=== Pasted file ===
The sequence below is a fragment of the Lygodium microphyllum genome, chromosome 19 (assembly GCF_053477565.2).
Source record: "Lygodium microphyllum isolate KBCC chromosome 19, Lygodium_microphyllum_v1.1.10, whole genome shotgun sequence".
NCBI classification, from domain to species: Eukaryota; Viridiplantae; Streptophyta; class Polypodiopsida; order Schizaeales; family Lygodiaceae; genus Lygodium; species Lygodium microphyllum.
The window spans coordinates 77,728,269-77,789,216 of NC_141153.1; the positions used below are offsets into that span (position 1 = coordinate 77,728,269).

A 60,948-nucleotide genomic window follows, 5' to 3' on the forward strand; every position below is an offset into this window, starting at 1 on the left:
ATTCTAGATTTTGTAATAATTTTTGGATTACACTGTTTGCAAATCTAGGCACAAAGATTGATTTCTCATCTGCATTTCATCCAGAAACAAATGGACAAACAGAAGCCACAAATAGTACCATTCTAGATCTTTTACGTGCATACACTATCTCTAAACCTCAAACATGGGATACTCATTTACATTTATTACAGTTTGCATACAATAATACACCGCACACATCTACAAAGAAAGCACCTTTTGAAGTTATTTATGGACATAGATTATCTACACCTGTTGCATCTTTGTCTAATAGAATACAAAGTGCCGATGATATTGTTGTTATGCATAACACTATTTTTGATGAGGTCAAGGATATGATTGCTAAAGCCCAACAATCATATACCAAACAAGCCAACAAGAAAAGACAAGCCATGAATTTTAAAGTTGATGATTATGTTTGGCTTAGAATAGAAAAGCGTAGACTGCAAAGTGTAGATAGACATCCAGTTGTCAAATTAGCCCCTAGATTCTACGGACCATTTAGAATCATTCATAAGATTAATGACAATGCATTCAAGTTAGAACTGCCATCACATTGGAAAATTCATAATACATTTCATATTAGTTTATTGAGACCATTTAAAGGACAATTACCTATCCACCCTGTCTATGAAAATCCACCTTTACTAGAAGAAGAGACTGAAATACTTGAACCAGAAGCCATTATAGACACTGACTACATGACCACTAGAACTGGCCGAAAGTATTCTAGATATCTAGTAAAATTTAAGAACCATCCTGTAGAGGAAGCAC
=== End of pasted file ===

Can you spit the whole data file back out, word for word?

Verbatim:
The sequence below is a fragment of the Lygodium microphyllum genome, chromosome 19 (assembly GCF_053477565.2).
Source record: "Lygodium microphyllum isolate KBCC chromosome 19, Lygodium_microphyllum_v1.1.10, whole genome shotgun sequence".
NCBI classification, from domain to species: Eukaryota; Viridiplantae; Streptophyta; class Polypodiopsida; order Schizaeales; family Lygodiaceae; genus Lygodium; species Lygodium microphyllum.
The window spans coordinates 77,728,269-77,789,216 of NC_141153.1; the positions used below are offsets into that span (position 1 = coordinate 77,728,269).

A 60,948-nucleotide genomic window follows, 5' to 3' on the forward strand; every position below is an offset into this window, starting at 1 on the left:
ATTCTAGATTTTGTAATAATTTTTGGATTACACTGTTTGCAAATCTAGGCACAAAGATTGATTTCTCATCTGCATTTCATCCAGAAACAAATGGACAAACAGAAGCCACAAATAGTACCATTCTAGATCTTTTACGTGCATACACTATCTCTAAACCTCAAACATGGGATACTCATTTACATTTATTACAGTTTGCATACAATAATACACCGCACACATCTACAAAGAAAGCACCTTTTGAAGTTATTTATGGACATAGATTATCTACACCTGTTGCATCTTTGTCTAATAGAATACAAAGTGCCGATGATATTGTTGTTATGCATAACACTATTTTTGATGAGGTCAAGGATATGATTGCTAAAGCCCAACAATCATATACCAAACAAGCCAACAAGAAAAGACAAGCCATGAATTTTAAAGTTGATGATTATGTTTGGCTTAGAATAGAAAAGCGTAGACTGCAAAGTGTAGATAGACATCCAGTTGTCAAATTAGCCCCTAGATTCTACGGACCATTTAGAATCATTCATAAGATTAATGACAATGCATTCAAGTTAGAACTGCCATCACATTGGAAAATTCATAATACATTTCATATTAGTTTATTGAGACCATTTAAAGGACAATTACCTATCCACCCTGTCTATGAAAATCCACCTTTACTAGAAGAAGAGACTGAAATACTTGAACCAGAAGCCATTATAGACACTGACTACATGACCACTAGAACTGGCCGAAAGTATTCTAGATATCTAGTAAAATTTAAGAACCATCCTGTAGAGGAAGCAC